PART OF MICHOACAN STATE DECLARED "LOW INCIDENCE OF ANESTEPA (FRUIT FLY)"
ZONA DE BAJA PREVALENCIA DE MOSCAS DE LA FRUTA

The ruling will affect an area of 1,658 Hectares, that produce mango and grape fruit in the town Tepalcatepec in the Mexican State of Michoacan de Ocampo (Michoacan)

FOCUS ON RETAIL: ONTARIO, CANADA

Sobeys' flourishing new banner in southern Ontario points to the future direction of the discount format.

Photography by Hamish Grant for Sobeys Inc. The first impression of the FreshCo store in Oakville, Ontario — a burgeoning community in the Greater Toronto Area (GTA) where farmland is swiftly being overtaken by housing developments — isn't of a discount supermarket. And that's exactly how Rob Adams, GM of the FreshCo banner, a division of Stellarton, Nova Scotia-based grocer Sobeys, wants it. An observation on the day of Progressive Grocer's visit to the inviting location that its presentation is more that of a well-appointed fresh-format store than of a price-impact banner boasting the cheapest prices in the market spurs Adams to respond, "That's the kind of niche we were trying to get at." This departure from the discounter norm is apparent from the first step inside the bountiful produce department, which is adjacent to the entrance. "What we'…

A TOPIC AS PERTINENT TODAY AS IT WAS 10 YEARS AGO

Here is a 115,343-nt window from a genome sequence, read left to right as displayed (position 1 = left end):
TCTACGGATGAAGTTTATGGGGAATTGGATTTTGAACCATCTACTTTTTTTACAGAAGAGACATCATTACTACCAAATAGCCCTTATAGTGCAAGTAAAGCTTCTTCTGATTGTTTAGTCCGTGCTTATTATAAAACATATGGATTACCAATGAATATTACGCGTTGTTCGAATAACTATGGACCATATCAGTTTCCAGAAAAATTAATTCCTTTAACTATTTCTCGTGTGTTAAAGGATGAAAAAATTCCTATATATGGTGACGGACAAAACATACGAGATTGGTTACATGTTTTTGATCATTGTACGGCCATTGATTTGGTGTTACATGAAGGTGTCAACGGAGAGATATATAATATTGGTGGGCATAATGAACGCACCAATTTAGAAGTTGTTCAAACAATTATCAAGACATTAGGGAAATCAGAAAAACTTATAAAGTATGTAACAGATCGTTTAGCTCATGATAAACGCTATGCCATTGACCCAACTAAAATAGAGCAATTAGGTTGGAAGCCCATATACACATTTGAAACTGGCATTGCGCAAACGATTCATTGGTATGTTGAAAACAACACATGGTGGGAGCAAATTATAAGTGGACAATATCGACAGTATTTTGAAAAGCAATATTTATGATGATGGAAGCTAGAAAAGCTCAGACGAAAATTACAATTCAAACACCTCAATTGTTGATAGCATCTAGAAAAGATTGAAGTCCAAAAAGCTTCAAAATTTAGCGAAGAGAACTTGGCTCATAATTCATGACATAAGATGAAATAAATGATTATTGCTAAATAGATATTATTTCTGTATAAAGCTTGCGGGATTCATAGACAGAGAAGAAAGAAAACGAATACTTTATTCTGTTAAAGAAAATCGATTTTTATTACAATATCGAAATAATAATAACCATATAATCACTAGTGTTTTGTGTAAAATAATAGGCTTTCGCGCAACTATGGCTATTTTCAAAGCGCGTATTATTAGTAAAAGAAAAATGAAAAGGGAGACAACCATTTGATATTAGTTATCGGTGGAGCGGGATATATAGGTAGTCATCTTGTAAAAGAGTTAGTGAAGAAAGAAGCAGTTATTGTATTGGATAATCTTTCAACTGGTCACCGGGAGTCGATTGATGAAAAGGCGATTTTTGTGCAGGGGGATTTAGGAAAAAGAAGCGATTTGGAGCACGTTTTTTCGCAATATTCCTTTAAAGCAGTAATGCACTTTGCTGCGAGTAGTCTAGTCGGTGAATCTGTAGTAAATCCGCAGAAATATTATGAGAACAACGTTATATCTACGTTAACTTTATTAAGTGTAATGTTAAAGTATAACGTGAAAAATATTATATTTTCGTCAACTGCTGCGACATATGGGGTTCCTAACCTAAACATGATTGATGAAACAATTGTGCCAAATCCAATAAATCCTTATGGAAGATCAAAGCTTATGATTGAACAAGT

Allure By Terry Hennessy
Publication: Progressive Grocer Date:Monday, January 1 2001

Exotic fruits are seducing American mainstream consumers in a big way. Consumption of specialty fruits increased 20% from 1990 to 1999, with their annual growth rate accelerating to 5% in 1998 and 1999, according to the U.S. Department of Agriculture.

America's passion for exotic fruit is seen in per capita consumption of papaya, which shot up 56% from 1998 to 1999, and mangoes, which more than tripled from 1990 to 2000–from half a pound to 1.69 pounds–according to the U.S. International Trade Commission (ITC).

GOOD CROP EXPECTED FOR 2011 SEASON IN PAKISTAN

Pakistan likely to surpass mango export targets
March 19, 2011



LONDON: Pakistan is likely to surpass its mango export targets due to the favourable weather for the past few months.


Sources in the commercial wing of Pakistan High Commission said  because of ideal weather conditions the growers were expecting a good harvest of mangoes.

PAKISTANI MANGOS COMING TO USA MARKET (PREMIER VARIETIES)

D I S C O V E R   P A K I S T A N   M A N G O E S-
Pakistani mangos will be arriving to the USA


about
SINDHRI
mango
Leading variety of Sind. Fruit shape ovalish long, size large, skin colour lemon yellow when ripe, pulp colour yellowish cadium, texture fine and firm fibreless, stone medium sized, flavour pleasantly aromatic and taste sweet.Season: Mid-May to mid-JulyOrigin: Mir Pur KhasColour: GoldPulp Gravity: MediumFlavour: Slight PerfumeFiber: 3 - 5%Sugarege: 15 - 18%Moisture Content (average):
79% after ripening; 18% before ripeningWeight: Average 1 - 3.5 poundsRelative Humidity: 85%






-about
CHAUNSA
mango
How to enjoy
Pakistani Chaunsa Flesh firm, fibreless with pleasant flavour and sweet taste. Juice moderately adundant. Fruit quality good, keeping good quality. Ripening season in AugustSeason: July - SeptemberOrigin: Rahim Yar Khan & MultanColour: GoldFlavour: Slight perfumeFiber: 17.2 - 27.3%Sugarege: 18 - 22%Pulp Gravity: HeavyMoisture Content:
78% after ripening; 81% before ripeningWe…

DISCOVER PAKISTAN MANGO

D I S C O V E R   P A K I S T A N   M A N G O E S
"King of Fruits", mango is one of the most popular and best-loved fruits worldwide. Hundreds of varieties of mangoes are known to exist in Pakistan.